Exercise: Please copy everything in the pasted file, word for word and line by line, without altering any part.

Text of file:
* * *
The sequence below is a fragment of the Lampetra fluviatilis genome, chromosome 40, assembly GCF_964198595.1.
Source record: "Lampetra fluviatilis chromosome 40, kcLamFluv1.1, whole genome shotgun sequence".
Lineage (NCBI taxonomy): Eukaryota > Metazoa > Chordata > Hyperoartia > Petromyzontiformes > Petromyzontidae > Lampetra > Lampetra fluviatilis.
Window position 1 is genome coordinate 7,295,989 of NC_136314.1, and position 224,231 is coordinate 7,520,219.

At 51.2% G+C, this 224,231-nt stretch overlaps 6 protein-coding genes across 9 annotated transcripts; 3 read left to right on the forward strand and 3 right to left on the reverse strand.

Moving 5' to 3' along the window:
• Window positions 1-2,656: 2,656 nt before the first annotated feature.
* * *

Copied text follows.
The sequence below is a fragment of the Lampetra fluviatilis genome, chromosome 40, assembly GCF_964198595.1.
Source record: "Lampetra fluviatilis chromosome 40, kcLamFluv1.1, whole genome shotgun sequence".
Lineage (NCBI taxonomy): Eukaryota > Metazoa > Chordata > Hyperoartia > Petromyzontiformes > Petromyzontidae > Lampetra > Lampetra fluviatilis.
Window position 1 is genome coordinate 7,295,989 of NC_136314.1, and position 224,231 is coordinate 7,520,219.

At 51.2% G+C, this 224,231-nt stretch overlaps 6 protein-coding genes across 9 annotated transcripts; 3 read left to right on the forward strand and 3 right to left on the reverse strand.

Moving 5' to 3' along the window:
• Window positions 1-2,656: 2,656 nt before the first annotated feature.